JSA by Geoff Johns Book One

JSA by Geoff Johns Book One
JSA by Geoff Johns Book One review
  • North American Publisher / ISBN: DC - 978-1-4012-7490-0
  • Volume No.: 1
  • Release date: 2017
  • UPC: 9781401274900
  • Contains adult content?: no
  • Does this pass the Bechdel test?: yes
  • Positive minority portrayal?: yes
  • CATEGORIES: Superhero

This is a third reprint format for the Geoff Johns JSA, indicating how popular the series remains. Unlike the 2014 Omnibus, this selection dispenses with the preludes to the 1999 series and dives straight in to the first issues. These have no contribution from Johns, being written by David Goyer and James Robinson. Indeed, Johns doesn’t begin contributing until a third of the way through, and is never the sole writer, mostly replacing Robinson as Goyer’s collaborator.

While allowing that it’s a rare ongoing series where the starting point is the peak, what is certain is that the series improves when Johns comes on board. There’s a touching opening with the passing of the 1940s Sandman, his spirituality conveyed along with an awareness that his death will reunite the Justice Society. It’s the character moments that remain the strongest over the opener, as the plot of finding a successor for Doctor Fate rarely rises above average, greatly carried by what at the time was the significant artistic find of Stephen Sadowski. As seen on the sample spread, he ensures multiple people have different reactions to the same event, and unusually for the era, while a couple have skintight costumes, most wear their clothes. If preferred, Justice Be Done was the first paperback presentation.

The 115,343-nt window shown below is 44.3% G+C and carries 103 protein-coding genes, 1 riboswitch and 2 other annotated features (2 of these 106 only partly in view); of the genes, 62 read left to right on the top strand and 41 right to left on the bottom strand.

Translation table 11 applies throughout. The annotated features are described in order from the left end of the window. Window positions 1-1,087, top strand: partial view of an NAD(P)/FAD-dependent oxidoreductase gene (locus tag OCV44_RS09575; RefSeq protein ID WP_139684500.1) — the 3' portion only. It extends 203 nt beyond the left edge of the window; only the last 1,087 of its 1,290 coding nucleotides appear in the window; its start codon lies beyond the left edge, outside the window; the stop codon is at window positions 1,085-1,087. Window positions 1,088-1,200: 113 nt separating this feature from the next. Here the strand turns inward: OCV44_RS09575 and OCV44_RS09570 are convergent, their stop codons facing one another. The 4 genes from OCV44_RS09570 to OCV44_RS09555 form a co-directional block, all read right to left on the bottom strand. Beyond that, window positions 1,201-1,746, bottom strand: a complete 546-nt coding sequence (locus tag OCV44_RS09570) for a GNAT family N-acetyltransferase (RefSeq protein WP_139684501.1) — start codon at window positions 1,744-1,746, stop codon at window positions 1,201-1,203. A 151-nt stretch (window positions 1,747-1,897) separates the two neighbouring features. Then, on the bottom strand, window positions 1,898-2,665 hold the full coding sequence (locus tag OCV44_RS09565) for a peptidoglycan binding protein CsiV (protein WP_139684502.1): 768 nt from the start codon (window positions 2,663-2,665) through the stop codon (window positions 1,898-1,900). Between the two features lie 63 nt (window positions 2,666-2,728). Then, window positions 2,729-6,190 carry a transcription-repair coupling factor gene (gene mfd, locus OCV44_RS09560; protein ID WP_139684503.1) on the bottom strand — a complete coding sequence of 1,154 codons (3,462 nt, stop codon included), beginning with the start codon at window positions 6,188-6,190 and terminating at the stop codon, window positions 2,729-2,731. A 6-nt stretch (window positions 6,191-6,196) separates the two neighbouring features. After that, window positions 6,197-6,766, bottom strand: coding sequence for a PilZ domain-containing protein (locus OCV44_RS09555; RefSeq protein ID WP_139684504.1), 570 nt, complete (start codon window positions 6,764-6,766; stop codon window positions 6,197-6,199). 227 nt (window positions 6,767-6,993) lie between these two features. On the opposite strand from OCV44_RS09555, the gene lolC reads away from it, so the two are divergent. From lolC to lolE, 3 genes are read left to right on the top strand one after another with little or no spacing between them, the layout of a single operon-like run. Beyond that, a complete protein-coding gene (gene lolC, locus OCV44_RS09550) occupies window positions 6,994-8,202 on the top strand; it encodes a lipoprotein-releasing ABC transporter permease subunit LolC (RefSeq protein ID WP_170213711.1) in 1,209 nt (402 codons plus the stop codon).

Darkness Falls, itself a thick paperback, first reprinted the remainder of this content, and it’s a succession of stories pitching the JSA against a succession of heavyweight threats. First up is time-travelling Extant, followed by the Injustice Society, the God-like Black Adam, leader of a terrorist cult Kobra and one of their own, Obsidian. While more-action oriented than the earlier material it’s really good superhero action, constantly surprising, with the villains having motivations, none more so than the tragic Obsidian, Goyer and Johns cleverly rationalising his earlier episodes of poor mental health. There are surprise returns for characters assumed dead, a neat continuity revision and the beginnings of the personal journeys both Atom Smasher and Black Adam would take throughout the series. Indeed, without the progression under Johns, it’s doubtful there would ever have been a 2022 Black Adam movie.

For all the planet-threatening action supplied, the best story stars Wildcat, in terms of super powers a lightweight, but with a heavyweight personality, and in some ways the JSA’s key member. Recovering from injury and with the remainder of the team away, he has to deal with the Injustice Society solo when they invade the JSA’s headquarters. They’re also the threat opening JSA by Geoff Johns Book Two.

While this isn’t the series peak, it’s a strong opening volume overall. Almost twenty years on from the original stories it’s more likely readers are going to be attracted by Johns as a creator rather than the JSA as a team, but readers to whom these are a new bunch of characters are likely to be as enthralled as those welcoming a revival in 1999.